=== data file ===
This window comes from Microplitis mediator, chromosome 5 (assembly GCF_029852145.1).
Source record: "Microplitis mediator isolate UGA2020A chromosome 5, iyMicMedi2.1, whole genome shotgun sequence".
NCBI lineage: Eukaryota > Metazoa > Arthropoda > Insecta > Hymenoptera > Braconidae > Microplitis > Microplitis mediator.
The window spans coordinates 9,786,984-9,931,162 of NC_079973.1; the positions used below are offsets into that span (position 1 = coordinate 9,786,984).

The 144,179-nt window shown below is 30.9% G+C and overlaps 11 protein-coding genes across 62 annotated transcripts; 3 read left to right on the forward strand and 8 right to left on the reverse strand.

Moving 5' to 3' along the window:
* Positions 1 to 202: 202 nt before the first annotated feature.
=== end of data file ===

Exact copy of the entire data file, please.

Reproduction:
This window comes from Microplitis mediator, chromosome 5 (assembly GCF_029852145.1).
Source record: "Microplitis mediator isolate UGA2020A chromosome 5, iyMicMedi2.1, whole genome shotgun sequence".
NCBI lineage: Eukaryota > Metazoa > Arthropoda > Insecta > Hymenoptera > Braconidae > Microplitis > Microplitis mediator.
The window spans coordinates 9,786,984-9,931,162 of NC_079973.1; the positions used below are offsets into that span (position 1 = coordinate 9,786,984).

The 144,179-nt window shown below is 30.9% G+C and overlaps 11 protein-coding genes across 62 annotated transcripts; 3 read left to right on the forward strand and 8 right to left on the reverse strand.

Moving 5' to 3' along the window:
* Positions 1 to 202: 202 nt before the first annotated feature.